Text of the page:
If you need more information about a papyrus, you should contact the appropriate person at the owning institution. Active development and hosting of the APIS technical infrastructure was carried out at a number of APIS partner institutions over the period 1996-2013, principally Columbia University, the University of Michigan and New York University. As of 1 July 2013, the host and steward of canonical APIS data is papyri.info, which is served by the DC3 and Duke University Libraries.

The collections module, with a metadata record editor, of papyri.info is now open to all institutions, whether or not they are APIS members. Collections of any size may contribute catalog records, images, texts, translations, and metadata to papyri.info directly, once they establish an authorized editorial structure. Interested collections should contact dcthree AT duke DOT edu.

Source – APIS – Advanced Papyri Information System

tebtunis crocodile inscription source - www.lib.berkeley.edu

tebtunis crocodile inscription source – http://www.lib.berkeley.edu

The Tebtunis papyri were found in the winter of 1899/1900 at the site of ancient Tebtunis, Egypt. The expedition to Tebtunis, which was led by the British papyrologists Bernard P. Grenfell and Arthur S. Hunt, was financed for the University of California by Mrs. Phoebe Apperson Hearst.

The Tebtunis papyri form the largest collection of papyrus texts in the Americas. The collection has never been counted and inventoried completely, but the number of fragments contained in it exceeds 30,000.

This web site, which is under continuous development, will provide electronic access to images of the Tebtunis papyri as well as textual information.

Source – APIS – Advanced Papyri Information System

 Umm el-Breigat, ancient Tebtunis, is situated in the southwest corner of the Fayum basin in Egypt. Its history covers some 3,000 years, from the early second millennium B.C. into the thirteenth century A.D. Its best documented epoch is the Graeco-Roman period, roughly from the third century BC through the third century AD.

Tebtunis’ center was marked by the temple of the crocodile god Soknebtunis (“Sobek, lord of Tebtunis”). The temple enclosure itself and the ceremonial way (dromos) leading up to it can easily be recognized on an aerial photograph made of the site in the thirties.

Karanis 1934 aerial photograph, Source - http://quod.lib.umich.edu/

Karanis in the Fayum, near the site of Tebtunis, 1934 aerial photograph in which the cereonial way [dromos] leading up to the temple can be seen. Source – http://quod.lib.umich.edu/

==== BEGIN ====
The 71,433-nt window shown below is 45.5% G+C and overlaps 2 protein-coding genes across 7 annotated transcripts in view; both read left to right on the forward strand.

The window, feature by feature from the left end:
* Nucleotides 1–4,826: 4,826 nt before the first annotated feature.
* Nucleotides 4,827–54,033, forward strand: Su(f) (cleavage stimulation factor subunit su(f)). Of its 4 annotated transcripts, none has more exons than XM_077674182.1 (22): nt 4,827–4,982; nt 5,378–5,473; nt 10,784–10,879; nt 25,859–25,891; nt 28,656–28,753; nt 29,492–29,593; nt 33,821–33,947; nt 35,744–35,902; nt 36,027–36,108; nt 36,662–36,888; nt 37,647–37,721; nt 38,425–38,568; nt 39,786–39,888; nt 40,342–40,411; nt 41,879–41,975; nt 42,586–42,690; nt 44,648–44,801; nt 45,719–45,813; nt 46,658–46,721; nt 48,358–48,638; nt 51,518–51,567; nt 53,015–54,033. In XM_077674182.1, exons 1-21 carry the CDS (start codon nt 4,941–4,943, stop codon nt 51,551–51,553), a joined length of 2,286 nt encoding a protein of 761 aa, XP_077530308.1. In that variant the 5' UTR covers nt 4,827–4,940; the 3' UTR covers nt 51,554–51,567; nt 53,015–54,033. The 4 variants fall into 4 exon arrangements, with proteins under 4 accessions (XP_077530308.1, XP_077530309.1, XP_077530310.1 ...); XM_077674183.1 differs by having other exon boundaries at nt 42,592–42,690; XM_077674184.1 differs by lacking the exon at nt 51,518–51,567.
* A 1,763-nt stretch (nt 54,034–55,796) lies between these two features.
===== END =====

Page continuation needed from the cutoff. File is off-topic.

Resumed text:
The subjects illustrated by the written material from Tebtunis [and Karanis] vary. They include the contents of the temple library and the notary office, family archives of various village dignitaries, and much, much more.

Besides texts from Tebtunis itself, the site has also yielded papyri from neighboring villages, such as Kerkeosiris and Oxyrhyncha, that were used in the mummification of both humans and crocodiles that were buried in the necropolis of Tebtunis.

Research into this rich corpus of documents (and their related archaeological objects) is being done at various institutions worldwide and will significantly enrich our understanding of the administrative and socio-economic history of the entire ancient Mediterranean world.

Source – The Center for the Tebtunis Papyri, Bancroft Library, UC Berkeley

Several Examples of manuscripts in the APIS collection that were retrieved from crocodile cartonnage at Tebtunis 18.5 –

APIS ID:
262
Holding Institution:
Bancroft Library, Univ. of Calif., Berkeley
Call Number: 
P.Tebt.0001 (1) Recto
Location: 
Vault; 1 frame
Author: 
Ptolemy VIII Euergetes II, King of Egypt, d. 116 B.C.
Type of Text/Title: 
Decrees of King Ptolemy VIII Euergetes II : copy
Section/Side: 
On recto Col. II, Anthology: fragments; on verso, list of names and numbers.
Publication/Side: 
Recto Col. II, published; verso unpublished.
Connections: 
Copy of the decrees found in P.Tebt.5.
Material: 
Pap
Items: 
1
Size: 
25 x 22.3 cm.
Lines: 
10 lines, on recto along the fibers.
Physical Properties: 
Margins: top, 3 cm.; left, 1.5 cm.; bottom, 13 cm.; in top margin, in red ink “1”.